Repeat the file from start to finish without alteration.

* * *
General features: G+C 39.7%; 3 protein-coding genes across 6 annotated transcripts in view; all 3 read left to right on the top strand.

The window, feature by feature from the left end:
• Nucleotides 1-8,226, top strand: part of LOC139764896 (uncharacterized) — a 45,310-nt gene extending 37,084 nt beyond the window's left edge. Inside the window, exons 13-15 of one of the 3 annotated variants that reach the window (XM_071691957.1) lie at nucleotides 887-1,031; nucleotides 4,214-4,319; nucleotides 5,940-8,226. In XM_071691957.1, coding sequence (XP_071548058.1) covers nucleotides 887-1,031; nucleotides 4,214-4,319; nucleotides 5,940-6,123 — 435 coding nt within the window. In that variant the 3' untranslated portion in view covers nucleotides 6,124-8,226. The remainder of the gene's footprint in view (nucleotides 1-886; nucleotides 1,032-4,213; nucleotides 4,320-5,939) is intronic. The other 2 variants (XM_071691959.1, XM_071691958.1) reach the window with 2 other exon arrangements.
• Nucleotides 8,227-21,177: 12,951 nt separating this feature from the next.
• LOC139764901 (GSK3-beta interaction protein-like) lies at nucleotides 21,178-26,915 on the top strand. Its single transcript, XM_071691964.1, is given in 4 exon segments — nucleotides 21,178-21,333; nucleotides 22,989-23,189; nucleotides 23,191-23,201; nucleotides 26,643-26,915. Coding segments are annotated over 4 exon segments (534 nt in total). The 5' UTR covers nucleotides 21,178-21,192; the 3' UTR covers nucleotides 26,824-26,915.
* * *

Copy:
General features: G+C 39.7%; 3 protein-coding genes across 6 annotated transcripts in view; all 3 read left to right on the top strand.

The window, feature by feature from the left end:
• Nucleotides 1-8,226, top strand: part of LOC139764896 (uncharacterized) — a 45,310-nt gene extending 37,084 nt beyond the window's left edge. Inside the window, exons 13-15 of one of the 3 annotated variants that reach the window (XM_071691957.1) lie at nucleotides 887-1,031; nucleotides 4,214-4,319; nucleotides 5,940-8,226. In XM_071691957.1, coding sequence (XP_071548058.1) covers nucleotides 887-1,031; nucleotides 4,214-4,319; nucleotides 5,940-6,123 — 435 coding nt within the window. In that variant the 3' untranslated portion in view covers nucleotides 6,124-8,226. The remainder of the gene's footprint in view (nucleotides 1-886; nucleotides 1,032-4,213; nucleotides 4,320-5,939) is intronic. The other 2 variants (XM_071691959.1, XM_071691958.1) reach the window with 2 other exon arrangements.
• Nucleotides 8,227-21,177: 12,951 nt separating this feature from the next.
• LOC139764901 (GSK3-beta interaction protein-like) lies at nucleotides 21,178-26,915 on the top strand. Its single transcript, XM_071691964.1, is given in 4 exon segments — nucleotides 21,178-21,333; nucleotides 22,989-23,189; nucleotides 23,191-23,201; nucleotides 26,643-26,915. Coding segments are annotated over 4 exon segments (534 nt in total). The 5' UTR covers nucleotides 21,178-21,192; the 3' UTR covers nucleotides 26,824-26,915.